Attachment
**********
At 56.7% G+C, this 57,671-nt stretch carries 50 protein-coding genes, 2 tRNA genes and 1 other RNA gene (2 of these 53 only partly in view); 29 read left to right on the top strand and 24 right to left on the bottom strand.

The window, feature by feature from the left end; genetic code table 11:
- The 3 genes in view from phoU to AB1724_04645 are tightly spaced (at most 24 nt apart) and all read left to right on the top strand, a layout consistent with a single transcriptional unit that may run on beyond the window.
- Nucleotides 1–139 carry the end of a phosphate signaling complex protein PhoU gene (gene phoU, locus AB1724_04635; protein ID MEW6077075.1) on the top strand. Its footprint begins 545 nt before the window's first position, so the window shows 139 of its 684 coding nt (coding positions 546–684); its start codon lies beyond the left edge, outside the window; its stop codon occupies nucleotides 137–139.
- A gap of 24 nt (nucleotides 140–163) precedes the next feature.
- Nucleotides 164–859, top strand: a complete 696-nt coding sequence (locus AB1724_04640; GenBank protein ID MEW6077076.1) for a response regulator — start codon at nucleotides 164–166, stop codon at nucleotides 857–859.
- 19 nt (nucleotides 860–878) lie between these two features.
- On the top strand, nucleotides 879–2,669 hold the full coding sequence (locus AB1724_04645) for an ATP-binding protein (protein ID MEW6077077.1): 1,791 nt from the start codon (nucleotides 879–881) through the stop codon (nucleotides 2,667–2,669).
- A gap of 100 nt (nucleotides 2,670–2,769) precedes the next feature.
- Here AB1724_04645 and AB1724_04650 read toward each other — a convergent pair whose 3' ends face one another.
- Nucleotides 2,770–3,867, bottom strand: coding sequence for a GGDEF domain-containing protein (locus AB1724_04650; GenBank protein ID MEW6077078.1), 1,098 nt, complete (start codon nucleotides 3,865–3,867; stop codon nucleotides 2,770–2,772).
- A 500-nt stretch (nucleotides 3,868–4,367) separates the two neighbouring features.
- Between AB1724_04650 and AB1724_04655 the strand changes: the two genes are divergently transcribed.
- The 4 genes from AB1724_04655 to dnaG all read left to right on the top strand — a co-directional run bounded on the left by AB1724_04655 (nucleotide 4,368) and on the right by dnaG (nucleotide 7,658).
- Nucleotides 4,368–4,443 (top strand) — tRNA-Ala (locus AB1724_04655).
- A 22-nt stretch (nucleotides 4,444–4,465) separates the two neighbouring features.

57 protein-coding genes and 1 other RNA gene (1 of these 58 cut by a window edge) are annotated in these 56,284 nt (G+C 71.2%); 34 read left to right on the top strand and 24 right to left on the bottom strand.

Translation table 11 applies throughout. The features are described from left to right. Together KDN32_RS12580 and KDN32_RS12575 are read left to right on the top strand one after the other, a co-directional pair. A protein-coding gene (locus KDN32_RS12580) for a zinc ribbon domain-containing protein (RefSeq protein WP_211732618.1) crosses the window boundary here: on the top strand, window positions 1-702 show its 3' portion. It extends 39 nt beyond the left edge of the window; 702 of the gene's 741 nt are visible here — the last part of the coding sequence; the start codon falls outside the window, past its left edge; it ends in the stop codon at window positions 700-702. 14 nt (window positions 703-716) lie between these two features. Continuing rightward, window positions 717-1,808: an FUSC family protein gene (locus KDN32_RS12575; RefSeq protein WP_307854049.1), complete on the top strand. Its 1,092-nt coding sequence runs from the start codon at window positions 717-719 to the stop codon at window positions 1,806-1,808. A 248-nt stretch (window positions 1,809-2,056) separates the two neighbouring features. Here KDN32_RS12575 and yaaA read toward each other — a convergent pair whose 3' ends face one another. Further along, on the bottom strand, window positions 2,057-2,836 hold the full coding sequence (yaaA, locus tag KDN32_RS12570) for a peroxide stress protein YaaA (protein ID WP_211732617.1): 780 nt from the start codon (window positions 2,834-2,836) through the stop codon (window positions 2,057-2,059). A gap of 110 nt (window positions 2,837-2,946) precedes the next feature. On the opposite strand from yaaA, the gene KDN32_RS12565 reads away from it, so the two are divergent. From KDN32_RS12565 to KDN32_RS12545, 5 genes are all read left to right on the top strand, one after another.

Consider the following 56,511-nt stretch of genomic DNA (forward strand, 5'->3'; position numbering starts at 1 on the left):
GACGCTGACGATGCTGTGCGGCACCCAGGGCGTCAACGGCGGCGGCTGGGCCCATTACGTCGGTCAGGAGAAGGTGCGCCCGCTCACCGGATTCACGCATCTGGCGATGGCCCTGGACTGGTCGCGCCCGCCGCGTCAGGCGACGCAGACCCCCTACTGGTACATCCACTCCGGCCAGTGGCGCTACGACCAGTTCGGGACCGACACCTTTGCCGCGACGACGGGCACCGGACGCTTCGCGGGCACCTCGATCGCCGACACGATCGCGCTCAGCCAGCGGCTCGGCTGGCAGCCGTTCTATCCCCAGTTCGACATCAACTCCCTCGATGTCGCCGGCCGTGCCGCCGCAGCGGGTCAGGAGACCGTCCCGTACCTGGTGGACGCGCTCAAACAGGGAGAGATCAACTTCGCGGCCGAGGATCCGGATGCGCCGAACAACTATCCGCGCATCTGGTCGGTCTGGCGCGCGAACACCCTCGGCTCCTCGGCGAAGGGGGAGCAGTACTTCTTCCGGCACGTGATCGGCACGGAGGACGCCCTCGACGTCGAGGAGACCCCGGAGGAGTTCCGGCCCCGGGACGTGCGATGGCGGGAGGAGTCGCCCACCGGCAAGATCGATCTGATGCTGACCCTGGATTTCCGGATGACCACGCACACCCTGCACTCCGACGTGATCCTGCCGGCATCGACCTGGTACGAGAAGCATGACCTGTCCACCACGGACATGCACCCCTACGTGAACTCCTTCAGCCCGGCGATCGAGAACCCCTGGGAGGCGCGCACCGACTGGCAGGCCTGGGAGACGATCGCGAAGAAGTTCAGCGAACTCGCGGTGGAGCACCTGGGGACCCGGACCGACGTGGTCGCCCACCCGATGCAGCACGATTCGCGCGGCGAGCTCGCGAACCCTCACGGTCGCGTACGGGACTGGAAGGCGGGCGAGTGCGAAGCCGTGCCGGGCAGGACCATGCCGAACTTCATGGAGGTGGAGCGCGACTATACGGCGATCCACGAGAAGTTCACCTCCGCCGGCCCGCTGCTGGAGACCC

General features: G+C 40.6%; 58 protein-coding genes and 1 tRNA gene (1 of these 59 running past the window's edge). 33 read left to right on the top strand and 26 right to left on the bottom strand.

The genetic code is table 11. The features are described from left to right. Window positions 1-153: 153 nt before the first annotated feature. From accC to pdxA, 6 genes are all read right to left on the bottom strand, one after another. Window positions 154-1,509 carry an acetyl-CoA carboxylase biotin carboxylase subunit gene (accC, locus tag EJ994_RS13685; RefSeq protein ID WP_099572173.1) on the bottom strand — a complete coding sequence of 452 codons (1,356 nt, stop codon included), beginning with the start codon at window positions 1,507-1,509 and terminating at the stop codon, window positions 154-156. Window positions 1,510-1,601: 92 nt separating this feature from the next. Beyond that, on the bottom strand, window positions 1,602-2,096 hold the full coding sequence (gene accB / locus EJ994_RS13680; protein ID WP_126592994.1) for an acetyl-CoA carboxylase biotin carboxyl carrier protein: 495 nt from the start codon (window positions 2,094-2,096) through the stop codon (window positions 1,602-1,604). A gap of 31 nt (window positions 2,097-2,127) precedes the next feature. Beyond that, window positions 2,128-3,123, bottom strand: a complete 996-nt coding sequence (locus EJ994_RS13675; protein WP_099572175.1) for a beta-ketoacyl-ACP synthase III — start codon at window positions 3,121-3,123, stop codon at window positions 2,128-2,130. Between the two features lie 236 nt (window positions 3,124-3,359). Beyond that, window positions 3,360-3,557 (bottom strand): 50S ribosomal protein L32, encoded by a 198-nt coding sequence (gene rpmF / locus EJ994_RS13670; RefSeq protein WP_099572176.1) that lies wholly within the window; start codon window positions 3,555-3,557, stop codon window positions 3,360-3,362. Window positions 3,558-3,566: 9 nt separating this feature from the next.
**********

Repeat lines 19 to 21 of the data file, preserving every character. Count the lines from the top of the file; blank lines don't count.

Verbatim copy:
Consider the following 56,511-nt stretch of genomic DNA (forward strand, 5'->3'; position numbering starts at 1 on the left):
GACGCTGACGATGCTGTGCGGCACCCAGGGCGTCAACGGCGGCGGCTGGGCCCATTACGTCGGTCAGGAGAAGGTGCGCCCGCTCACCGGATTCACGCATCTGGCGATGGCCCTGGACTGGTCGCGCCCGCCGCGTCAGGCGACGCAGACCCCCTACTGGTACATCCACTCCGGCCAGTGGCGCTACGACCAGTTCGGGACCGACACCTTTGCCGCGACGACGGGCACCGGACGCTTCGCGGGCACCTCGATCGCCGACACGATCGCGCTCAGCCAGCGGCTCGGCTGGCAGCCGTTCTATCCCCAGTTCGACATCAACTCCCTCGATGTCGCCGGCCGTGCCGCCGCAGCGGGTCAGGAGACCGTCCCGTACCTGGTGGACGCGCTCAAACAGGGAGAGATCAACTTCGCGGCCGAGGATCCGGATGCGCCGAACAACTATCCGCGCATCTGGTCGGTCTGGCGCGCGAACACCCTCGGCTCCTCGGCGAAGGGGGAGCAGTACTTCTTCCGGCACGTGATCGGCACGGAGGACGCCCTCGACGTCGAGGAGACCCCGGAGGAGTTCCGGCCCCGGGACGTGCGATGGCGGGAGGAGTCGCCCACCGGCAAGATCGATCTGATGCTGACCCTGGATTTCCGGATGACCACGCACACCCTGCACTCCGACGTGATCCTGCCGGCATCGACCTGGTACGAGAAGCATGACCTGTCCACCACGGACATGCACCCCTACGTGAACTCCTTCAGCCCGGCGATCGAGAACCCCTGGGAGGCGCGCACCGACTGGCAGGCCTGGGAGACGATCGCGAAGAAGTTCAGCGAACTCGCGGTGGAGCACCTGGGGACCCGGACCGACGTGGTCGCCCACCCGATGCAGCACGATTCGCGCGGCGAGCTCGCGAACCCTCACGGTCGCGTACGGGACTGGAAGGCGGGCGAGTGCGAAGCCGTGCCGGGCAGGACCATGCCGAACTTCATGGAGGTGGAGCGCGACTATACGGCGATCCACGAGAAGTTCACCTCCGCCGGCCCGCTGCTGGAGACCC

General features: G+C 40.6%; 58 protein-coding genes and 1 tRNA gene (1 of these 59 running past the window's edge). 33 read left to right on the top strand and 26 right to left on the bottom strand.